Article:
In US court, bin Laden relative denies plot charge

INDICTMENT::Prosecutors said that evidence against the alleged high-ranking al-Qaeda figure included videos and a transcript of remarks he made to law enforcement

Reuters, NEW YORK

Sun, Mar 10, 2013 - Page 7

A son-in-law of Osama bin Laden and alleged high-ranking al-Qaeda figure who threatened that violence against the US would continue after the Sept. 11, 2001, attacks, pleaded not guilty on Friday to a charge of conspiracy to kill Americans.

Sulaiman Abu Ghaith, a militant who once appeared in videos as a spokesman for al-Qaeda, made his initial appearance in US District Court in Manhattan, only blocks from the site of the hijacked plane strikes on the World Trade Center.

The son-in-law of bin Laden, mastermind of the Sept. 11, 2001, attacks who was killed by US forces in Pakistan in 2011, was captured on Feb. 28 and brought secretly into the US on March 1, prosecutors said in court.

Government sources said he was arrested in Turkey.

The balding, bearded Abu Ghaith was led handcuffed into the crowded courtroom, the largest in the courthouse. Dressed in dark blue prison garb, he appeared to be cooperative and follow the proceedings closely through an interpreter, frequently nodding.

Evidence against Abu Ghaith, one of the highest-ranking al-Qaeda figures to be brought to the US to face a civilian trial, includes videos, audio recordings and a 22-page transcript of remarks he has made to law enforcement, prosecutors said.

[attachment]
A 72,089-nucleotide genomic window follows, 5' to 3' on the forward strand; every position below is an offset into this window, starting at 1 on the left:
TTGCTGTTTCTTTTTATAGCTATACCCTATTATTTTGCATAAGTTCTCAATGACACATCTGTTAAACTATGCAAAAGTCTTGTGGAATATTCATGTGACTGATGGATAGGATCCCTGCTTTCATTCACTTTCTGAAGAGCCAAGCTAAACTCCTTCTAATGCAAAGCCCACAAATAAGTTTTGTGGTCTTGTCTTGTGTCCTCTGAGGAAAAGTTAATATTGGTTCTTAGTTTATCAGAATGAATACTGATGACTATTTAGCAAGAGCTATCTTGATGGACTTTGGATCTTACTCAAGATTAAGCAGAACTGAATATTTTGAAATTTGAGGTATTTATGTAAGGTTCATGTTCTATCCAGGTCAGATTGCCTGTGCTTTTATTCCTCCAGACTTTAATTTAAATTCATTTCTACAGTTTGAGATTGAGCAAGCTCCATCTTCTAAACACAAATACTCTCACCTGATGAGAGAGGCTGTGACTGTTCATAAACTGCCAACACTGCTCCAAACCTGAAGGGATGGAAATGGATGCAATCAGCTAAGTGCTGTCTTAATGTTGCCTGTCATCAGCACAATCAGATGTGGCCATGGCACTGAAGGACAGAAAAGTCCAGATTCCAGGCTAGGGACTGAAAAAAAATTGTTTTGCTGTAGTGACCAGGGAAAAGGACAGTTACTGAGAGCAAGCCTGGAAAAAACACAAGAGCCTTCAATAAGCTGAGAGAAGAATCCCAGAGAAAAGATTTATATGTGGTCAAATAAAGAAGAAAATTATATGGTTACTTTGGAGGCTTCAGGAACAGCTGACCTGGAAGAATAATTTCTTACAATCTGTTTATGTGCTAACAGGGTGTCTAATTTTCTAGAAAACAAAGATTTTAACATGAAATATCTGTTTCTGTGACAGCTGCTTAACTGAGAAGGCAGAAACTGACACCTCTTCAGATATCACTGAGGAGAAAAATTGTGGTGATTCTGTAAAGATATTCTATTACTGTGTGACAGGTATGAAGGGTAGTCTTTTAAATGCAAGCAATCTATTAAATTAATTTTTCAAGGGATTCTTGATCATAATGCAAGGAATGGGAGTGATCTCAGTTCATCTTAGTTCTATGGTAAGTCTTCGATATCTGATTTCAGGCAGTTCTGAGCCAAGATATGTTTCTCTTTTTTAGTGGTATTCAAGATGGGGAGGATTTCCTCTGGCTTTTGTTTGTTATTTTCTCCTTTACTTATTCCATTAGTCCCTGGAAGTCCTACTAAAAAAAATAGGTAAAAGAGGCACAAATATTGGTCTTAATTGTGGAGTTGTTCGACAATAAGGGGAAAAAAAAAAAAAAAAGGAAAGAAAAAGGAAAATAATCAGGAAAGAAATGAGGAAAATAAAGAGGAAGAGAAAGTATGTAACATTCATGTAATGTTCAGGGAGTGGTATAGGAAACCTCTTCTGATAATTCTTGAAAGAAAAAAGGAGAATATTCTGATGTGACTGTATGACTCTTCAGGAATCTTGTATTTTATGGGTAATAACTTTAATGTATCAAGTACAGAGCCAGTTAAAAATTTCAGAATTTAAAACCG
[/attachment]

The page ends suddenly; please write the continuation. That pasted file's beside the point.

The judge read aloud from the indictment, which accuses Abu Ghaith of urging allegiance to bin Laden and threatening attacks similar to Sept. 11 against the US.

The indictment said Abu Ghaith delivered a speech that included “the storms shall not stop, especially the airplanes storm” and advised Muslims “not to board aircraft and not to live in high rises.”

The indictment accuses Abu Ghaith of acting in a conspiracy that “would and did murder United States nationals anywhere in the world,” listing actions before and after Sept. 11, 2001.

US Attorney General Eric Holder previously had announced plans to try defendants in the Sept. 11 attacks in the same federal courthouse where Abu Ghaith appeared.

However, public opposition forced him to back down, and the trials were moved to the US military base at Guantanamo Bay, Cuba.